A Celebration of the Club’s 110 years

The club, then known as”Kidderminster and District Photographic Society” held it’s first meeting 26th October 1906 and so it was thought that we should mark the occasion with a special evening devoted not only to the club’s past history but taking a look at the way cameras and picture styles etc. have evolved over the following years.

Our chairman Brian Hardy spent a lot of time sorting through old copies of the Shuttle Newspaper and records that the club has in it’s archives to make an excellent presentation that was both fascinating and interesting.


In 1907 the front page of the Shuttle looked far different than it does today, a mass of local advertising urged one to visit Griffiths, the family grocer to purchase “Tea and Indigestion” (?) then onto Boodle’s Teeth for a smart new set of gnashers before ending up in Thompson’s Stores, Station Hill to purchase a top of the range camera for 7 guineas which was £7. 7 shillings  (£7.35p)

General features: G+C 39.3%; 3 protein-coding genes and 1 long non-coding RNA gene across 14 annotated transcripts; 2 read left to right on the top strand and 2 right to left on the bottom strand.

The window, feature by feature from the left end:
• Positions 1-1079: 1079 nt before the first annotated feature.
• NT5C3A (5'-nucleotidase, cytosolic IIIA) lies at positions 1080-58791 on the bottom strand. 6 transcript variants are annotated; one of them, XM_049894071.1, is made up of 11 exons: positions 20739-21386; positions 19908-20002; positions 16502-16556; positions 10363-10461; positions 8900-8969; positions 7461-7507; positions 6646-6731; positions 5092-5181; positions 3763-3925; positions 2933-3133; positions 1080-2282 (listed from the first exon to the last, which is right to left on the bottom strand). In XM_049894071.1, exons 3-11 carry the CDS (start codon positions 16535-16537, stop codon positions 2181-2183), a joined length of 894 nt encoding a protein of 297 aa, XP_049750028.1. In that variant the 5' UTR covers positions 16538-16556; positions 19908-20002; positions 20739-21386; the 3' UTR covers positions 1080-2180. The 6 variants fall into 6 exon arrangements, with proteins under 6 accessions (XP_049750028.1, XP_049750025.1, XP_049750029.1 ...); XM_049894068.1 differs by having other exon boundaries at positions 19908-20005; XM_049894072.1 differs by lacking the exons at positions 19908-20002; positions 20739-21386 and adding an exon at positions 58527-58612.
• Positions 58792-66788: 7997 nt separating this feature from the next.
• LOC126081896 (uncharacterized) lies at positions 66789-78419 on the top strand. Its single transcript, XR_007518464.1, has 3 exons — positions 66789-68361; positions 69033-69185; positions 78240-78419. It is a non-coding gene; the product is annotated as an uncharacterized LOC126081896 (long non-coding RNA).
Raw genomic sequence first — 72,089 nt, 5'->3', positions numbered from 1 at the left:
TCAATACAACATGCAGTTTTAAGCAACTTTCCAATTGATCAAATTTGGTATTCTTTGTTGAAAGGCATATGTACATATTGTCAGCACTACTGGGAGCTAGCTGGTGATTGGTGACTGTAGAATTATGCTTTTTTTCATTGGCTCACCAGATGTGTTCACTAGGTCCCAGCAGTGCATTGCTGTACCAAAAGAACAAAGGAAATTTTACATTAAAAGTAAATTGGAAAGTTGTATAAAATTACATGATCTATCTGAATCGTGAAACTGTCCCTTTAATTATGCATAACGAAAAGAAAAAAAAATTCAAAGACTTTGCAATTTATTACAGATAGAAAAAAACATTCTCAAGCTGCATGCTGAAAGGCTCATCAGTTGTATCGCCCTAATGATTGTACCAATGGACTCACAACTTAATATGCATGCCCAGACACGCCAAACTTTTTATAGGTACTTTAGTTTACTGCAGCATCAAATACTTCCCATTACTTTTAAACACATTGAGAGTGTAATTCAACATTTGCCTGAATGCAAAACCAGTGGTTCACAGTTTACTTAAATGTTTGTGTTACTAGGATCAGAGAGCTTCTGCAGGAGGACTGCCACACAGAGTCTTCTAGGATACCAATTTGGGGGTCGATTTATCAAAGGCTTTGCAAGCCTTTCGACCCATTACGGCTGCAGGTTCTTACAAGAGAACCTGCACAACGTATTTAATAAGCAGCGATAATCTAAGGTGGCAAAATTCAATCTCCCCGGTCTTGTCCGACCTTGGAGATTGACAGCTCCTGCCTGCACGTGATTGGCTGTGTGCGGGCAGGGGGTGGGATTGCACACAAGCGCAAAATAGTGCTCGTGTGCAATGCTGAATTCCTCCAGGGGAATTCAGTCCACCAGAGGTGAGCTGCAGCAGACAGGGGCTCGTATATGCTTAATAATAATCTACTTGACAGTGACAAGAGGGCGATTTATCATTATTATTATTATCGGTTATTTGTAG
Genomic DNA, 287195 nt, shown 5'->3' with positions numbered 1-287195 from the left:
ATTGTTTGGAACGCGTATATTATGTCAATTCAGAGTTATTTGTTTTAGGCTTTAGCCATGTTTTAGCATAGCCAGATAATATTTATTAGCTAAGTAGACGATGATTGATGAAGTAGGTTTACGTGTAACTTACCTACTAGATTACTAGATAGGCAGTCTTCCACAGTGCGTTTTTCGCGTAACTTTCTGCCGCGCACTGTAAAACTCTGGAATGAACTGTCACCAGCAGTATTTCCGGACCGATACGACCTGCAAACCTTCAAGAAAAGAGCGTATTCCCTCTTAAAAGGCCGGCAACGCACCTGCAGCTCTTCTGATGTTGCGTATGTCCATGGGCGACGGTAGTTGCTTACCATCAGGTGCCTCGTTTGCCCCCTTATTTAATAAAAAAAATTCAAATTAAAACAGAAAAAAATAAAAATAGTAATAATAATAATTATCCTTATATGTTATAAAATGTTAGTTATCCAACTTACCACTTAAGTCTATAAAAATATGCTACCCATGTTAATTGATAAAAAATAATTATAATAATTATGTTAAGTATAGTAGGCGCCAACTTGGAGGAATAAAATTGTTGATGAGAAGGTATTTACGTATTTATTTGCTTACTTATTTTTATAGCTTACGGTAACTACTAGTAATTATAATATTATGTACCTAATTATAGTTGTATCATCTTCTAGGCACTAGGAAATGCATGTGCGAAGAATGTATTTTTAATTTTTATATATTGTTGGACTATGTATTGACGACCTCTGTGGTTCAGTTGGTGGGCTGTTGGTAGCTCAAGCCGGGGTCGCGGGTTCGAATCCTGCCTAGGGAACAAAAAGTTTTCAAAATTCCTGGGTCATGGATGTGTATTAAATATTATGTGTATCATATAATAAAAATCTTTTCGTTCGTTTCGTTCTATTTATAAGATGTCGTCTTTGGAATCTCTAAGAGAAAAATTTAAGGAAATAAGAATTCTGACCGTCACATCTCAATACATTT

Our advert announcing the formation of the club and appealing for members looked like this, right next to Mrs Pearsall’s Corset shop which was opposite the Pumping Station (!)


An Exhibition Programme from 1936.  Note the admission price to the lectures – 6d that was two and half pence.


Here’s a programme  with the Rules and Bye-Laws for 1938.   Among the rather mundane looking lectures there are exciting nuggets such as “The Kodak Wash-Off Relief Colour Process”  and ” A Bird Nesting Trip to Hungary.

The twenty two strong committee boasts a Major and Lieutenant Colonel assisted by two Honorary Lanternists



Members brought along old cameras and other equipment from early 20th century along with old family portraits of the era.  It was amazing to see how photography has progressed over the last hundred years.  From glass plates to SD cards, brass and mahogany to polycarbonate.  Perhaps not as pretty but much more convenient!


The evening was made perfect by the presence of Jim Marks, Rob Budworth and Ray Rogers who have been associated with the club longer than anyone else. 


Lastly, to give some idea just how much our world has changed since the “Good Old Days” of 1906, here’s another cutting from The Shuttle of that year.


For more history of the club click     HERE